Monday, October 22, 2012
I am writing this in response to a comment on one of my previous blogs and in response to a discussion on the binge eating team.
I'm sure that emotional eating is one of the reasons that is almost always involved for binge eating and/or bulimia. The question in my mind is whether emotional eating is the cause of eating disorders or if in many, though not all cases, emotional eating is triggered by foods that are addictive to many people like wheat and sugar and emotional eating becomes part of the package along the way. We don't always continue a behavior for the same reason we started it.
High-carb foods lead to extreme ups and downs in blood sugar levels and insulin levels as well as insulin-resistance (of the cells) and along with that cause almost continuous food cravings in many people. At the same time the increased insulin levels will lead to more calories getting stored in fat cells, making this energy unavailable for brain and muscle function. Many diabetic people report severe mood swings as a result of very low blood-sugar levels. Once the body has stored enough fat (rather than using the calories in the muscles) the person will usually go on a diet, meaning trying to reduce calories, exercise more etc. in an effort to control calories in - calories out. But the body is already deprived of energy for muscles and brain because the high insulin levels make sure that more additional calories get put in storage (fat cells).
After a shorter or longer period of time the body wins against our will power and the diet (calorie restriction) fails. I know I repeated this cycle many times over my life.
Every time the diet fails and weight loss stops or weight is regained, this leads to discouragement if not depression at a time when the body is craving calories.
At a time we finally start eating a lot because of real hunger we find out that we feel much better, at least until blood sugar levels drop again an hour or two later or the next day, thereby starting to condition ourselves to self-medicate depression and other negative feelings with food. Because the good feelings don't last very long the next dose of food, often but not always carbs, follows soon after. After repeating this cycle several times the brain is starting to learn and after repeating this dozens of times these behavior patterns are hard-wired and as resistant to change as brushing our teeth in the morning. If insulin levels stay high because of high and frequent carb consumption the viscious spiral continues until the person is severely obese and has full-blown metabolic syndrome.
At this point just switching to a low-carb lifestyle is frequently not enough to fix the problem. The emotional eating has become an automatic behavior that does not need a major cause any more. Many small triggers, ranging from thinking about food, to seeing food to all kinds of emotional minor variations can trigger the binge, even in the absence of hunger.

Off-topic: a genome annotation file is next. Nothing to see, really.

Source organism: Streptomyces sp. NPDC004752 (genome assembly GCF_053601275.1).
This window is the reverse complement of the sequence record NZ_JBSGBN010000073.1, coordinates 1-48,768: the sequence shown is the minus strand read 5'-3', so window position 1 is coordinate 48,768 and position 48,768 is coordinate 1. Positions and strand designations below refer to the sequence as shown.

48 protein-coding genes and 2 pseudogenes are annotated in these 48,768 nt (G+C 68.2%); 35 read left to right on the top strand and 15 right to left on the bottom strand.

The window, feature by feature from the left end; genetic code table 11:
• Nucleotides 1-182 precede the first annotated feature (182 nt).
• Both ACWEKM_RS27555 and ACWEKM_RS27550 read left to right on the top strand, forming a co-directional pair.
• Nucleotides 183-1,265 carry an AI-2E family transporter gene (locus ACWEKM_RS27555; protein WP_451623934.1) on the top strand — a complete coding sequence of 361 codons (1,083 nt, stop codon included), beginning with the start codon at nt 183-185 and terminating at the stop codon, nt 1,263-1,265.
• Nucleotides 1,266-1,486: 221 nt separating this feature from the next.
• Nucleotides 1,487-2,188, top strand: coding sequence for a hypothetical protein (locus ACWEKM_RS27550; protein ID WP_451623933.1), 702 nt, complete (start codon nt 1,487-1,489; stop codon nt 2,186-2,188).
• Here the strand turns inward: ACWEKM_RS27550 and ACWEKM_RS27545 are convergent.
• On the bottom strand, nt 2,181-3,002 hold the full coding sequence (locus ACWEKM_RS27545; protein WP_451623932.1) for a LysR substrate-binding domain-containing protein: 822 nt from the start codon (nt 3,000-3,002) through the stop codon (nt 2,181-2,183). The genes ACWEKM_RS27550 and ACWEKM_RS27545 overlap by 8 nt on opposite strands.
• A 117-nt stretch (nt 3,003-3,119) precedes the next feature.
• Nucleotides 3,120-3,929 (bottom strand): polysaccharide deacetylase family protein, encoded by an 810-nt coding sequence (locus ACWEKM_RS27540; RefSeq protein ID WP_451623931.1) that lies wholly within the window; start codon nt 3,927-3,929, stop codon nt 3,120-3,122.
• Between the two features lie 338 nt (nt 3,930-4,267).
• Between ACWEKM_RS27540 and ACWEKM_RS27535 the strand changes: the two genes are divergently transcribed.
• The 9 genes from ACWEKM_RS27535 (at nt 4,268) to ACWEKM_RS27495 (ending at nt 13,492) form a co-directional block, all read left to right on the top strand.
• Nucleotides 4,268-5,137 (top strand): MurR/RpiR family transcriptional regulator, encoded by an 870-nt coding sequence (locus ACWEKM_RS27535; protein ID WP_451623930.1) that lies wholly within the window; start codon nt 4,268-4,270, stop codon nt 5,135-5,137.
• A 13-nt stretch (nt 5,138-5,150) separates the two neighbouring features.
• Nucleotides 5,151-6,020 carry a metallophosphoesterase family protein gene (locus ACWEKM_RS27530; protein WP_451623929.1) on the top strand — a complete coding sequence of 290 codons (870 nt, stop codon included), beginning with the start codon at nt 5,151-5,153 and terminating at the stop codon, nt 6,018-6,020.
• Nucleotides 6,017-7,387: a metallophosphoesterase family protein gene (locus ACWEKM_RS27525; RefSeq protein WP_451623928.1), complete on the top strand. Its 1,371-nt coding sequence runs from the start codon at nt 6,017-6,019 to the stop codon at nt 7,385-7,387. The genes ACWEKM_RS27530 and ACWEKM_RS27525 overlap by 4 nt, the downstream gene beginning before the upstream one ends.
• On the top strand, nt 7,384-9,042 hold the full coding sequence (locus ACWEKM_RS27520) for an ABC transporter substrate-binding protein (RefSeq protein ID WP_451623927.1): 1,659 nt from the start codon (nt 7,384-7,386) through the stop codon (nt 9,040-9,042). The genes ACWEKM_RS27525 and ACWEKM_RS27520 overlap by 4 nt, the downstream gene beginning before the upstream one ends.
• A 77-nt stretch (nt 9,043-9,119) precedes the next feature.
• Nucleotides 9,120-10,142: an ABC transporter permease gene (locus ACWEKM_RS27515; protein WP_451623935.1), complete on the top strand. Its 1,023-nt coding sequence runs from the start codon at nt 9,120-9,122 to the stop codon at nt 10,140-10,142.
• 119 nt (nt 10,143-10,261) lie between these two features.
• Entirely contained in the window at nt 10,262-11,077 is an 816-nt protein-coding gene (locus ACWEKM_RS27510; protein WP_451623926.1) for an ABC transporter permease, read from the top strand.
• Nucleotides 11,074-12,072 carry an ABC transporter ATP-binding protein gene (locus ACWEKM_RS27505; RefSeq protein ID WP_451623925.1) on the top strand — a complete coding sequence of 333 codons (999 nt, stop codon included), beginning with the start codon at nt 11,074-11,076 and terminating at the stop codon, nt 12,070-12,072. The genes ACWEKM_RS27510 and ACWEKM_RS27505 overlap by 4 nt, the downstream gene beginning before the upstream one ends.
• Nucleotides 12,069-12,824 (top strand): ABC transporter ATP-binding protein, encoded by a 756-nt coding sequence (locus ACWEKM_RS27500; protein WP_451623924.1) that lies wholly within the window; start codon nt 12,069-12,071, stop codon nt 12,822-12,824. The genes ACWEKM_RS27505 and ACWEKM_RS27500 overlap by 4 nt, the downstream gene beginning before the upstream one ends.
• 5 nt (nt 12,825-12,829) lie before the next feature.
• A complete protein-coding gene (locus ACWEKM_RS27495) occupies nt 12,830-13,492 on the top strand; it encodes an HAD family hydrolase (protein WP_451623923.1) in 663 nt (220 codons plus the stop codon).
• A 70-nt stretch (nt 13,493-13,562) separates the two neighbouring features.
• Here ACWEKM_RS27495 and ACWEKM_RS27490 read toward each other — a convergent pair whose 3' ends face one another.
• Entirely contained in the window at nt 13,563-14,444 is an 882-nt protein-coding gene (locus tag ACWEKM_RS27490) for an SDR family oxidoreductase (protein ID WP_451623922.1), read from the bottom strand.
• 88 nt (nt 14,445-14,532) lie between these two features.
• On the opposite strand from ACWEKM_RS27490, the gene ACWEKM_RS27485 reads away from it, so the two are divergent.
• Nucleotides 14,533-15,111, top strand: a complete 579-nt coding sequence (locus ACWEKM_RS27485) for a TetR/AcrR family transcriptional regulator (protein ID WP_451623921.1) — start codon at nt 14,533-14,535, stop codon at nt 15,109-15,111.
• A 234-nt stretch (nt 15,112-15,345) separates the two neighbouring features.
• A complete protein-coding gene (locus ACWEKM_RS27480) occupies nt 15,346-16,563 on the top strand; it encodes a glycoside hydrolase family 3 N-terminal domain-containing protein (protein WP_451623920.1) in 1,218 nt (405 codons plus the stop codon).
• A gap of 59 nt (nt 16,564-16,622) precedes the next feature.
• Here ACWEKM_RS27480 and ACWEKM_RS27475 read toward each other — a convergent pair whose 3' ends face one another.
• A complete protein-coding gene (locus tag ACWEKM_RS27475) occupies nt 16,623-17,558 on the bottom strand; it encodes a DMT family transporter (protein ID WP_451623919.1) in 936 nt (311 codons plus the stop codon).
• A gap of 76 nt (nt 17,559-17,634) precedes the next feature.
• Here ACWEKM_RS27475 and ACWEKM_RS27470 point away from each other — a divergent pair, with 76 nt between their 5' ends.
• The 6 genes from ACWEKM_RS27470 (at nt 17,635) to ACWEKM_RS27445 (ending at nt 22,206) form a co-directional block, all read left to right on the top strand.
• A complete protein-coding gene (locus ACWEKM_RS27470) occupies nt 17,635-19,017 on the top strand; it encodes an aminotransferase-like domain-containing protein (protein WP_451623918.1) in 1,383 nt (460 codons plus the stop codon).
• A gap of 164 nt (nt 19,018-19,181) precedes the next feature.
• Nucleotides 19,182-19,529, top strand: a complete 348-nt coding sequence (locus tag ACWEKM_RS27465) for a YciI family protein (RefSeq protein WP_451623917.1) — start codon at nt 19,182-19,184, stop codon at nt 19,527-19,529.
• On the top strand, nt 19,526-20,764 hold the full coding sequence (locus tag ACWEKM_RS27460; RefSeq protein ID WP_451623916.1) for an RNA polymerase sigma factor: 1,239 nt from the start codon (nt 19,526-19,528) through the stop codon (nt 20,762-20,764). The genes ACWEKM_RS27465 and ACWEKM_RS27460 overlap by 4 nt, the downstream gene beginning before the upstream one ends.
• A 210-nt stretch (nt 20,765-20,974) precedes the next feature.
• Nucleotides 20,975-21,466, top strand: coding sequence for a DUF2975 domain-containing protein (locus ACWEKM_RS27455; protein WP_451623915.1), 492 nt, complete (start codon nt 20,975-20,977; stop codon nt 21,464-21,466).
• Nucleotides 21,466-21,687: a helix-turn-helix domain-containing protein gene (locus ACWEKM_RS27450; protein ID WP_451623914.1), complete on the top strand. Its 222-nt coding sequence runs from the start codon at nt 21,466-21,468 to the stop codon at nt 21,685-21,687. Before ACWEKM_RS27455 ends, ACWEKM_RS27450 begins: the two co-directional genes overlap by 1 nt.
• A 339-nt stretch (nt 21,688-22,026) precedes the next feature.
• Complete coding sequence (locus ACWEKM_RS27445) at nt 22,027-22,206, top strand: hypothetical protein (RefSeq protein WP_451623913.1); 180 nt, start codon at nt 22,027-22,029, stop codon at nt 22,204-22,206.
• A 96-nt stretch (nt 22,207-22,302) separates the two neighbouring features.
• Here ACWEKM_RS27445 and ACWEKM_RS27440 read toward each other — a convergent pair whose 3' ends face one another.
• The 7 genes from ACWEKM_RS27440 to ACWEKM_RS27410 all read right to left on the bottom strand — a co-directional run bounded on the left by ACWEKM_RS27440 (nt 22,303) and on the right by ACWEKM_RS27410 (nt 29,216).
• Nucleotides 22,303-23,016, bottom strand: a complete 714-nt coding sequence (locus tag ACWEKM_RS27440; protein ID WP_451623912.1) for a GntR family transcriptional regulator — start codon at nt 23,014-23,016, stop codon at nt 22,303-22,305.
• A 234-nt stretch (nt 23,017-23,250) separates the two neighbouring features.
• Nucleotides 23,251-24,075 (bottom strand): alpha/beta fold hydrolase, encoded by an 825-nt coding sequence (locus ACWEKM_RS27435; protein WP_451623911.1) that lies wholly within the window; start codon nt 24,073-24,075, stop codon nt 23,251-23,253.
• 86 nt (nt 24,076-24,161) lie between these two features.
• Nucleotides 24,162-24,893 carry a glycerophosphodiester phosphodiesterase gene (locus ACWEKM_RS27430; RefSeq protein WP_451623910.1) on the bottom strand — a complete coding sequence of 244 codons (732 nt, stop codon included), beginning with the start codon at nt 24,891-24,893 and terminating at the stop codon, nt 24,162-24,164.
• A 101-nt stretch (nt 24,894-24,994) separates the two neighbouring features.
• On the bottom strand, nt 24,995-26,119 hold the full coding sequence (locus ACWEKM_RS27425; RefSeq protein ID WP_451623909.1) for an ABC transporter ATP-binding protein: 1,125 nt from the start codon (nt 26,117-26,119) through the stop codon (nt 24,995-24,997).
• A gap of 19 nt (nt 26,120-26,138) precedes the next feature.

Still, I see reducing carb levels as the only way to take the first step to long-lasting freedom from binging, maybe in a supervised setting or with a support system in place in some cases.
Many people find that removing the physiological trigger for overeating, high insulin levels and other abnormal hormone levels that come with it, are enough to make improvements with emotional eating issues on their own over time with only online and/or family support. The low-carb, paleo and primal forums on the internet and on spark teams are full of these success stories.
Other binge eaters may need a more structured environment that is not possible at home to succeed.
Based on my own experience, whatever it takes it is worth the fight for our health and for our quality of life and that of our families.
There is light at the end of the tunnel.
Comments and discussion welcome, as always
Monday, October 22, 2012
It was a long day, too many things to finish before the weather gets freezing and wet for a while. We harvested plums and I enjoyed two of them. I walked the dogs and we made enough progress on the duck barn to provide shelter, although it's far from done.
I was so busy that I did not pay too much attention to food, but I noticed that I was hungry even after bacon and eggs with veggies for a late brunch. I decided to wait a couple of hours and still felt like my body needed some fruit and yogurt so that's what I had for a late lunch. In between I snacked on some brie and a few nuts.
Dinner was late, around 8:30 pm, because it took that long to get the kitchen clean enough to cook. My husband and daughter had gluten-free brown rice pasta with tomato sauce and I had kelp noodles with tomato sauce. I'm getting used to them and did not feel deprived. I looked at the brown rice pasta package and a 2 oz. serving has 43 grams of carbs. I used to eat about 3 servings on average which is more carbs in one meal than I eat in one day now. The kelp pasta only has about 1 gram of carbs.
I had some more homemade chocolate ice for dessert and a few pieces of dark chocolate.
I really did not have time to add it up today but with the tomato sauce, plums and yogurt and Xylitol sweetened ice cream I suspect my carbs were closer to 50 grams today, if not a little over. Exercise was again minimal so it will be interesting to see how my body responds. Being very busy really can make it difficult for me to eat very low-carb.